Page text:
can I Replace Variable inductor in Fm Transmitter with varicap diode + pot?

Allex

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I've build this fm transmitter that uses a var coil to tune the freq. I would like to be able to tune via a pot.
Is this possible?

This is the transmitter:
http://www.eleccircuit.com/ba1404-hi-fi-stereo-fm-transmitter/

and this is a replacement i found for a variable capacitor, would this work?:
http://electronics-diy.com/varicaps.php

I'm fairly new to oscillators as well as electronics in general.

Thnx!

 

abbey road d enfer

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It should work, but there are two potential issues.
First, you need a higher voltage (8-20V) than the normal operating voltage of the transmitter (1.5-3V).
Second, the frequency stability; varicaps vary with voltage, so you have to make sure the tuning voltage is stabilized, but vary also with temperature and the alignment of the Moon with Pluto  ;D.
You may need to a fine-tuning adjustment for drift compensation.
 

Allex

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Thanks for the reply.

I'm planning on using batteries, 2x 1,5v for the transmitter and another 9v for a small antenna amp so i could power the varicap diodes with 9v.
What capacitance would I need for a frequency range between 85 and 108 MHz?

 

abbey road d enfer

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Allex said:
Thanks for the reply.

I'm planning on using batteries, 2x 1,5v for the transmitter and another 9v for a small antenna amp so i could power the varicap diodes with 9v.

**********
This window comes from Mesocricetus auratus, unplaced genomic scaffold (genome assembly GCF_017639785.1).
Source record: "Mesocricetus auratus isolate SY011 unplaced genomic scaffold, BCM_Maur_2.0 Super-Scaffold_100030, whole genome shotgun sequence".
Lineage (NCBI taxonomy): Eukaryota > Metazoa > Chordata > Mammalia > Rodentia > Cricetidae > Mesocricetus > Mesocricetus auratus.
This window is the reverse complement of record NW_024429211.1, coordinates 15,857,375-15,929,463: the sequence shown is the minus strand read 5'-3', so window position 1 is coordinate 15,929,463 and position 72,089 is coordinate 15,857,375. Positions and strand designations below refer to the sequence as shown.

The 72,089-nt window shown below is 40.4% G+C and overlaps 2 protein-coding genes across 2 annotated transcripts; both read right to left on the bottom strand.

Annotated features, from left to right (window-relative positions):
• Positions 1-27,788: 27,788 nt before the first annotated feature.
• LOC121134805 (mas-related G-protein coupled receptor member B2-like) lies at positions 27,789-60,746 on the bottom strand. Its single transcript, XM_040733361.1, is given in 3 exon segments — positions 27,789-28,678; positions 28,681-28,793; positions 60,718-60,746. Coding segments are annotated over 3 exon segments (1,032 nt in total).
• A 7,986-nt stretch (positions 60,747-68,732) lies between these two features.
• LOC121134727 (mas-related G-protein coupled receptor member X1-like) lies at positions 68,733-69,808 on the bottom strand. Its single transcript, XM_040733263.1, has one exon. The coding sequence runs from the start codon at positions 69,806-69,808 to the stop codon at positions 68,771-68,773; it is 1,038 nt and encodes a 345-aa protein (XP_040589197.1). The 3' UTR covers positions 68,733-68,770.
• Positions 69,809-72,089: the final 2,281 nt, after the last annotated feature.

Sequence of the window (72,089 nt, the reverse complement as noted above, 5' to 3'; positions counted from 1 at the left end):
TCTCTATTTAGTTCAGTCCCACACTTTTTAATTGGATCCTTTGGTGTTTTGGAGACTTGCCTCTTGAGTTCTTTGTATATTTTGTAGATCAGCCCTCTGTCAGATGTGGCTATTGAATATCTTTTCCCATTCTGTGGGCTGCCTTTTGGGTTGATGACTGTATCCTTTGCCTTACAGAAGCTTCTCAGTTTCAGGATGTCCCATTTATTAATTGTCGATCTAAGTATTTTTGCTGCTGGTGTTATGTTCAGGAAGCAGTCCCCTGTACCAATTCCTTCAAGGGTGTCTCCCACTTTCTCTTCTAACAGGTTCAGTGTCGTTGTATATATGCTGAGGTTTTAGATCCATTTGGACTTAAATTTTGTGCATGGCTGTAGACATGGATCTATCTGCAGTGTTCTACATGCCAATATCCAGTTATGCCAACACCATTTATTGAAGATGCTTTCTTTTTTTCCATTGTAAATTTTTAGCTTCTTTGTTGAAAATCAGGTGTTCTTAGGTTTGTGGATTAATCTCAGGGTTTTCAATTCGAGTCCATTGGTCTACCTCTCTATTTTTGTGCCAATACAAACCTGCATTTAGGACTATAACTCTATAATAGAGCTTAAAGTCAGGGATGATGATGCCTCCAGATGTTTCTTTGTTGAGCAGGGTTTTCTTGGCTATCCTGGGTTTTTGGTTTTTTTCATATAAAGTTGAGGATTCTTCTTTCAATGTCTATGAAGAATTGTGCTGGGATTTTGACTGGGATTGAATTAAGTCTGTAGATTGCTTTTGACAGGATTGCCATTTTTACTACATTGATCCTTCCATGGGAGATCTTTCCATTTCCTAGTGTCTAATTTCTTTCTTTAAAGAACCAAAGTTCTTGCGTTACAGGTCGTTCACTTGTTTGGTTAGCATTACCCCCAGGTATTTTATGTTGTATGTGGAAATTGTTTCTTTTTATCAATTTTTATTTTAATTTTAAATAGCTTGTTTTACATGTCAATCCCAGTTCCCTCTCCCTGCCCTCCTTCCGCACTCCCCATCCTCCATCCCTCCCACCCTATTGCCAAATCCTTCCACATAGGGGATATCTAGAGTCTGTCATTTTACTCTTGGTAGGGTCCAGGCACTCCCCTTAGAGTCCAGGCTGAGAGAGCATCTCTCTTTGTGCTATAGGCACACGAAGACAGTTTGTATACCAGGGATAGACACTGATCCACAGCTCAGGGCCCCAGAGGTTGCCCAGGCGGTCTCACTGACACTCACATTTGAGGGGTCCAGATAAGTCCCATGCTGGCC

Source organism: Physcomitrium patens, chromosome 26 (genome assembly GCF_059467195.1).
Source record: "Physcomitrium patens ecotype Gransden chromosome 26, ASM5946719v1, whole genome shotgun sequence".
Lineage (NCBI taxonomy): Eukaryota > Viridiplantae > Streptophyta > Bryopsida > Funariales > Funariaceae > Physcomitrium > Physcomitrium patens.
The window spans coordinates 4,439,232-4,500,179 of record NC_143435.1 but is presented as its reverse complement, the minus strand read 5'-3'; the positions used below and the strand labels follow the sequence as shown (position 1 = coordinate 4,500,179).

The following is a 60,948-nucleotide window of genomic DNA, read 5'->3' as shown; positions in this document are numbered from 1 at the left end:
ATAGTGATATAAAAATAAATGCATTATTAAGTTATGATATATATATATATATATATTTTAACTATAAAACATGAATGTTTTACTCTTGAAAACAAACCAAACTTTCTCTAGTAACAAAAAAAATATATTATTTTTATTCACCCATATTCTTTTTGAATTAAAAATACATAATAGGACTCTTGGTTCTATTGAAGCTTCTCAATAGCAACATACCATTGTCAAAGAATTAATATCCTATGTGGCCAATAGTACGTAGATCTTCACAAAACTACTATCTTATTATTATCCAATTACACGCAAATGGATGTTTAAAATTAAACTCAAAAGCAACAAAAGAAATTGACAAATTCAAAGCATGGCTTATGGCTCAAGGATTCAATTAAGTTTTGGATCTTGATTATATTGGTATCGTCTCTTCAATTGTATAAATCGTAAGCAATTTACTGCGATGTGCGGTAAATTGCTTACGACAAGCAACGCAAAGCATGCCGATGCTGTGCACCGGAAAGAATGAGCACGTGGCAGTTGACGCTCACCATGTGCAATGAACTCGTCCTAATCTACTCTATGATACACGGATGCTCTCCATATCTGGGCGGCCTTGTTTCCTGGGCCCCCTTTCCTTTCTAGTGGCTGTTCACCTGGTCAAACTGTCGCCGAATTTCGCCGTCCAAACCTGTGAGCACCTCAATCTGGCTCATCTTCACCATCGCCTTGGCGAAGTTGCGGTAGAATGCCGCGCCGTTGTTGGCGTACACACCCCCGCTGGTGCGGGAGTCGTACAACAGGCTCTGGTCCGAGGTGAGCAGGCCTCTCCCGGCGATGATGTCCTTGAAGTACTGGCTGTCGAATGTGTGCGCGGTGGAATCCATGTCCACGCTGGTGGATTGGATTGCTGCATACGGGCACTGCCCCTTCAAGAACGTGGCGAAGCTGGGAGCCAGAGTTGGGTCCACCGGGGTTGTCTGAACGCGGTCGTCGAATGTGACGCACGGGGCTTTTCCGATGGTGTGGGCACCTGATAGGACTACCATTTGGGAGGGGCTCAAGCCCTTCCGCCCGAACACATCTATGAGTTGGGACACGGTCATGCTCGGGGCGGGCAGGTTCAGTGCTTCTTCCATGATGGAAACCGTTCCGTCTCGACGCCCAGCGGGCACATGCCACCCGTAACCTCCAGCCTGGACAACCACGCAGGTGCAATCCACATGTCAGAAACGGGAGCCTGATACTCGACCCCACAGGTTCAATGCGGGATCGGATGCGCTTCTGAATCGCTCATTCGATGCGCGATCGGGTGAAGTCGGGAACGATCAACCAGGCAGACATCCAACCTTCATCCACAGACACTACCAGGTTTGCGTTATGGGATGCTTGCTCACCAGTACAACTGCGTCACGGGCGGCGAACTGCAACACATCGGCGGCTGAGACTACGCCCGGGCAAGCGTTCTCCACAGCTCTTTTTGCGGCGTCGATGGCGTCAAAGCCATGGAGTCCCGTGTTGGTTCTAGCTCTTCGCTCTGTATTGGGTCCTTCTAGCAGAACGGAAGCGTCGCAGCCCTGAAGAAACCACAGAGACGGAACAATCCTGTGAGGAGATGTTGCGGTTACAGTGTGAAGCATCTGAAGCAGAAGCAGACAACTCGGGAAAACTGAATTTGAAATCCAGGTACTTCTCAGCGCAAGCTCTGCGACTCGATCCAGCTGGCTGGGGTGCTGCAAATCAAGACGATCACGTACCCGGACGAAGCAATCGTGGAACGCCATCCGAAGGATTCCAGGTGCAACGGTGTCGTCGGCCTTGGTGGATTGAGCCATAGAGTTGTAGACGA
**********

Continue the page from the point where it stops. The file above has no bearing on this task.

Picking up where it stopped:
What capacitance would I need for a frequency range between 85 and 108 MHz?
The real question is: how much variation is needed to cover the range. Not much; the effective capacitance variation range needed is about 1:1.6. The varicap is never directly across the inductor; there's always a cap in series with the varicap and one in parallels with the inductor. They reduce the actual variation range of the varicap.
With 9V, you get a usable range of 1:2.5 (10-12 pF to 25-30pF) for a standard BB105.
You may use the existing inductor for experimentation but it appears it will need to be changed anyway. It looks like it wants to see about 10-20pF. The varicap + fixed cap would be more like 20-40pF. You may unwind a few turns to tune it.
 

Allex

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I think i'm missing something here, so the varicap will not replace the vari coil?
and where do i need the 10 to 20 pF? at pin 9 and 10 or at both sides of the vari coil?

I've got a few BB409's so i could place 100pF in series with the varicap output to give me a range of +-12 to +-20 pF (9v to 3v)
If i don't add the 100pF I would have a variation of 1:1,6 across pin 9 and 10 is that what I'm looking for?

If you could tell me how this IC establishes the frequency I would really appreciate it.
 

abbey road d enfer

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Allex said:
I think i'm missing something here, so the varicap will not replace the vari coil?
No, the varicap replaces or rather complements the fixed cap that's across the inductor.
and where do i need the 10 to 20 pF? at pin 9 and 10 or at both sides of the vari coil?
In principle it's across the inductor; but since one side of the inductor is AC-wise grounded (DC-wise it's at V+), the varicap should be connected one side to pin 10 via a suitable cap) and the other to ground.
I've got a few BB409's so i could place 100pF in series with the varicap output to give me a range of +-12 to +-20 pF (9v to 3v) If i don't add the 100pF I would have a variation of 1:1,6 across pin 9 and 10 is that what I'm looking for?

If you could tell me how this IC establishes the frequency I would really appreciate it.
the frequency is governed by the formula LC (omega)² = 1 where omega = 2pi.F.
Now I don't know about the internal structure of the IC, so I don't know the value of the stray capacitances and the influence of the additional caps (between 10 & 9 and between 9 & 8) but the actual value of C is larger than the cap that's across the inductor.
 

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